Of course, the path of betting on yourself and taking risks is made a lot easier if you have a trust fund to fall back on—and many millennial success stories did. For those of us too stupid to invent our own companies, too ugly to make it on Instagram, or too poor to consider either option, there was the post-recession job market. There, the cutthroat competition (even for internships!) and the increasingly insane demands of office jobs (be available on Slack 24/7! Be prepared to take over anyone else’s job at any time!) made the glittering vision of those “working for themselves” all the more appealing. And when we’re treated to a constant feed of photos of their glamorous lives, and Twitter updates on their successes, frustration builds.
Enter: the scammer. Like every millennial, they were inundated with images of extraordinary success and luxury, and the message that if they just worked hard enough or really believed in themselves, anything was possible. So, our millennial scammers said to themselves: why couldn’t that be me? They dreamed big: McFarland pitched Fyre Fest; Holmes pitched Theranos; and Delvey pitched, well, herself, as a larger-than-life heiress, and to a lesser degree, a $50m private club on Park Avenue. They ensured that the idea looked good: McFarland unrolled his Insta-model ad campaign; Holmes filled her board with incredibly high-profile businessmen; and Delvey lived in designer clothes and luxury hotels. And whenever they were questioned on details, they pivoted the conversation back to the big picture: an end game so attractive that listeners wanted, desperately, to believe it.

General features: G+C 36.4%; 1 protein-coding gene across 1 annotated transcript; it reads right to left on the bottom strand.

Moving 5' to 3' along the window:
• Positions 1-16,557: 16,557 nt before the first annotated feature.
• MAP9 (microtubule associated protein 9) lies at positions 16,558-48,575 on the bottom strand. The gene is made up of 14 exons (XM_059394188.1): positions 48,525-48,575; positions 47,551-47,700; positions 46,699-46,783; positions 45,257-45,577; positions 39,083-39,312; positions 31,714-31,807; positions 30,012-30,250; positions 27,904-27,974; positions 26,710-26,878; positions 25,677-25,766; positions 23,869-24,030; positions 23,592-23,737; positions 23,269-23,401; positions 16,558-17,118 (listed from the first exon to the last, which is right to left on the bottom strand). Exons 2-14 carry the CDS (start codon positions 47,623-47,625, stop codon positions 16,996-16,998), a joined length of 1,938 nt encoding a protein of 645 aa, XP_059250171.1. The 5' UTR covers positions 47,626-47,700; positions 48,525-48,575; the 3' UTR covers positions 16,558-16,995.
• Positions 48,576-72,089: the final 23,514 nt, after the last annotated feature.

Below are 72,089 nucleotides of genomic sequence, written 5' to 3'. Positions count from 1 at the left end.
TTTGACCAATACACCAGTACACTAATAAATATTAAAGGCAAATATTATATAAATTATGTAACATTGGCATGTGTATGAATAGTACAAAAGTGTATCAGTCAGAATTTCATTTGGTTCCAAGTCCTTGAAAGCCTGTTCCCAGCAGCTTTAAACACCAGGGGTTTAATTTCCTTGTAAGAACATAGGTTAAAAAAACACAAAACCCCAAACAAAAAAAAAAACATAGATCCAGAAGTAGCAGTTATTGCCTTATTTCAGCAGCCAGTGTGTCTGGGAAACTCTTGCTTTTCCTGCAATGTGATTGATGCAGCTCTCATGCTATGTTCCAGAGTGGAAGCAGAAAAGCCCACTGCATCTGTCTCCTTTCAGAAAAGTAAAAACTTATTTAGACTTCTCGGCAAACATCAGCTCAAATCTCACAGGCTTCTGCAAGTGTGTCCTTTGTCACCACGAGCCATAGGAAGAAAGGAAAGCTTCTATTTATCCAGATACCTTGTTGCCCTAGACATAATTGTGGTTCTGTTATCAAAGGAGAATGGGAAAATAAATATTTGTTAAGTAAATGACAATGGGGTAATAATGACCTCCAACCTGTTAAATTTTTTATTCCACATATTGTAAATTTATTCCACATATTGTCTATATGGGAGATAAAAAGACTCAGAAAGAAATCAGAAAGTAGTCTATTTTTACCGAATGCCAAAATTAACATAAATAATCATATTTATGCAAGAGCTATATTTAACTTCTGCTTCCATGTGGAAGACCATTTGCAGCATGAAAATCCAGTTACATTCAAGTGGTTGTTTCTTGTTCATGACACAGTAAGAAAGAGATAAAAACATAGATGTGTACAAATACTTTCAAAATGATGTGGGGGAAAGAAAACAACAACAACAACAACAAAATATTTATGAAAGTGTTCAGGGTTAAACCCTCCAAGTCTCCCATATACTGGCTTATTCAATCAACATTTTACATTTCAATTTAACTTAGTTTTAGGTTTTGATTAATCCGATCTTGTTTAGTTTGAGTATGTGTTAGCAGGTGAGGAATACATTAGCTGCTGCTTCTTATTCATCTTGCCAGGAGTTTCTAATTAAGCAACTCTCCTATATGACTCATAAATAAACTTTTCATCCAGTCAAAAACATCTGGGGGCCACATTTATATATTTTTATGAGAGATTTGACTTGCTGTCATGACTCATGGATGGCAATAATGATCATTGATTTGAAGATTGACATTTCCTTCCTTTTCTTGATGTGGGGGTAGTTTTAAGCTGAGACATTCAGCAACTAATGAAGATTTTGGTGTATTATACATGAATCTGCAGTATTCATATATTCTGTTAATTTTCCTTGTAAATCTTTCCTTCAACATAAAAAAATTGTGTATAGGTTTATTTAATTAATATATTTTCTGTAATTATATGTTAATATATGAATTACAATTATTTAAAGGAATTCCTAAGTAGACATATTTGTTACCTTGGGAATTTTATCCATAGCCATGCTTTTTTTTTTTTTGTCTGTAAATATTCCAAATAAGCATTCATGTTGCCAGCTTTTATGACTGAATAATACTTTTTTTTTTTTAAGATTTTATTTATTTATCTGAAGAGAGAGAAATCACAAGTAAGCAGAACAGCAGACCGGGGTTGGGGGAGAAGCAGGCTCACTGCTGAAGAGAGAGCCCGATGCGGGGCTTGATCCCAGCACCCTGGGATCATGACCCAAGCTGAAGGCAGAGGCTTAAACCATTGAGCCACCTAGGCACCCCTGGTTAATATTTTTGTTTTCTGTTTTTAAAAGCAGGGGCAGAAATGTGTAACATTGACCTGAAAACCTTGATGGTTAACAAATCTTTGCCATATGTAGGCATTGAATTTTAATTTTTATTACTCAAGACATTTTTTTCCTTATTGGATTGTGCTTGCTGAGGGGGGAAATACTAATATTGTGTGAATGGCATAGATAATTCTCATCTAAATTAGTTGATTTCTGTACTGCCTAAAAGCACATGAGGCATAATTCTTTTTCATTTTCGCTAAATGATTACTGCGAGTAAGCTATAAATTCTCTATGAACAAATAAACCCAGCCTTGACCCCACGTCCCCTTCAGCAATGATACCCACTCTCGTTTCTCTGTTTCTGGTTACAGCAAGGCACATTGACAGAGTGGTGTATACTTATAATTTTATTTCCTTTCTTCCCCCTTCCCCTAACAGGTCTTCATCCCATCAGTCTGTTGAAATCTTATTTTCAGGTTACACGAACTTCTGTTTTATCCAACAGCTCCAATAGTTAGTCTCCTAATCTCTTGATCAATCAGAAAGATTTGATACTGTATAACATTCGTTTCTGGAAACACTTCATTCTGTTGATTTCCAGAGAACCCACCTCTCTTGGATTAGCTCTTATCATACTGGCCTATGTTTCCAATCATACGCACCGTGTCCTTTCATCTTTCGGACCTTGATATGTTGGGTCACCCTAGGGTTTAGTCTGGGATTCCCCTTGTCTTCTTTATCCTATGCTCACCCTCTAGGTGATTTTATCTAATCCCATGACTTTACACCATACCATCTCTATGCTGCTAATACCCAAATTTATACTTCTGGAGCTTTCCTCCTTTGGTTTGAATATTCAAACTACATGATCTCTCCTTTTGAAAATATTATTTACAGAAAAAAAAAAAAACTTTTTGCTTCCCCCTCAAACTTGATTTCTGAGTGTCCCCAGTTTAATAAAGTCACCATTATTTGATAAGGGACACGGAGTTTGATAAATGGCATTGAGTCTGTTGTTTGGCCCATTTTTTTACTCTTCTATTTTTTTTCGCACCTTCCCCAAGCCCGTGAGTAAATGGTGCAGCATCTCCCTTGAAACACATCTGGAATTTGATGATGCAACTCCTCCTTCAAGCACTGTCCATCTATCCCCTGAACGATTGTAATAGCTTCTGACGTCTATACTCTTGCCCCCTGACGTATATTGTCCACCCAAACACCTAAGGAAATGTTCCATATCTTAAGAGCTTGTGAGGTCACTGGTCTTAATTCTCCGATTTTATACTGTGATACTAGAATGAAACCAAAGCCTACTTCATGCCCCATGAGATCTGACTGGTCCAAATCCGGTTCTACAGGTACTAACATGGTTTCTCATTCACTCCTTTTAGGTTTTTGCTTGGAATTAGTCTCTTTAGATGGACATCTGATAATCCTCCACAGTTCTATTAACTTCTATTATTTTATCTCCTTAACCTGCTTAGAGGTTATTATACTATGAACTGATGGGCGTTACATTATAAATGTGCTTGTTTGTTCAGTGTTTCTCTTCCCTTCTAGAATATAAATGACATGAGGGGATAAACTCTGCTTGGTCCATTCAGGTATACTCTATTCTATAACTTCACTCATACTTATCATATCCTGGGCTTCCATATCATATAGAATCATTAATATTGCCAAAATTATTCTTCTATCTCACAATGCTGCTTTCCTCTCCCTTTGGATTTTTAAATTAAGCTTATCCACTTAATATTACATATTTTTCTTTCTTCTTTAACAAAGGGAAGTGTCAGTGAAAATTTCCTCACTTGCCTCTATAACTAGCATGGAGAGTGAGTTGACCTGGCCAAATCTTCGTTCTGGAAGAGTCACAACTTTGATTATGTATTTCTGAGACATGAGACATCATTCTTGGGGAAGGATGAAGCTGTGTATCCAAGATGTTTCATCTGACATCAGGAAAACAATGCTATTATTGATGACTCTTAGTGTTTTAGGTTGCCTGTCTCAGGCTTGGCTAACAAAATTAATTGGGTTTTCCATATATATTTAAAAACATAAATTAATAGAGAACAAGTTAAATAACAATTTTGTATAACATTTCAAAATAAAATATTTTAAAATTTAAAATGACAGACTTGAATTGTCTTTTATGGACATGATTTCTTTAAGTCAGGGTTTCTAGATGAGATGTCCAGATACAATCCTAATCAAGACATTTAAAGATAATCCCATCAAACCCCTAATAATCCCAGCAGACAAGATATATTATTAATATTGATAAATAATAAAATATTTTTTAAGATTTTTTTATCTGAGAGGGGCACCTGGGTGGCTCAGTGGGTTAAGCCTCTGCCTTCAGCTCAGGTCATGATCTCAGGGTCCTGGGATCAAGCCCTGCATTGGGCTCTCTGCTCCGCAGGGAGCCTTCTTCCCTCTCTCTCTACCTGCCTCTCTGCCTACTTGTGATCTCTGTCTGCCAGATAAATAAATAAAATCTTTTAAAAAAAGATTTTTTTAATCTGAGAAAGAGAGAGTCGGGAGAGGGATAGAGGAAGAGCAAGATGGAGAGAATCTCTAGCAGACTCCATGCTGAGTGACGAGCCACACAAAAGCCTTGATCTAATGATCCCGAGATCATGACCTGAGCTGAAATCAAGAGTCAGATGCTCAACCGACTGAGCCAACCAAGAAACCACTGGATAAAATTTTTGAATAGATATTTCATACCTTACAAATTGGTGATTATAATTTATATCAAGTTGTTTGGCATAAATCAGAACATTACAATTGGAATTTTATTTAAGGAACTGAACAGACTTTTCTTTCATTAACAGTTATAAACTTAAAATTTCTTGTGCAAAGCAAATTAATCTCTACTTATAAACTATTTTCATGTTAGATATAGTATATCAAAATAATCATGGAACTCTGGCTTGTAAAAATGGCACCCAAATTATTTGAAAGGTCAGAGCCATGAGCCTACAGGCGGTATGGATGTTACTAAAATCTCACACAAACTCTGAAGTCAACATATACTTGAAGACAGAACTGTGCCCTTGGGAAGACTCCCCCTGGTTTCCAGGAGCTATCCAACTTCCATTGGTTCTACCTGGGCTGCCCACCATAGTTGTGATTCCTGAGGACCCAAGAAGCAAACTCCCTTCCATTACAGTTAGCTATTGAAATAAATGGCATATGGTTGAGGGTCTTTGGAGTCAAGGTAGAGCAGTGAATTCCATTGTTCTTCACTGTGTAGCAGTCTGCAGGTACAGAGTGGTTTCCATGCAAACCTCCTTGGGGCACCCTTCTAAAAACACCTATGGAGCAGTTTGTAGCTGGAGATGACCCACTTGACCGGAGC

While scammers have always existed, what’s really striking about millennial scammers is how grandiose their visions are, and the extent to which they seem to believe their own lies. If people continue to make millions off Instagram—even though we’ve been shown time and time again how much of Instagram is fake—then it makes sense that millennial scammers assume they can cash in big, even if there’s no reality to back up their vision. People are uninterested in, say, the actual science behind improved diagnostic testing, or the exact location of a music festival’s toilets. Those details would never have attracted the millions they raised—only the fully-formed, visually appealing outcome would. In our image-obsessed culture, with the constant refrain of “if you didn’t post a picture, did it even really happen,” we’re essentially begging to be scammed by grifters like these.
Until we begin to mend the rift between image and reality that social media has created, and the concept of the self-made billionaire is unpacked, we should expect more millennial con artists pitching us beautiful lies. Because we grew up in such a broken economic system, where following the expected steps didn’t get us the results we were promised, it was attractive to believe that anyone could transform into an overnight success. But these millennial scammers have proven that until we start valuing expertise and honesty at the same level as we do a good aesthetic, we’re not providing new opportunities to anyone but those willing to lie their way to the top. Right now, the path to Silicon Valley or Instagram success demands a “fake it ‘til you make it” approach. So really, the question shouldn’t be “why are there so many millennial scammers”. It should be “why aren’t there more?”
Images: @coachkrystal_; @betches / Instagram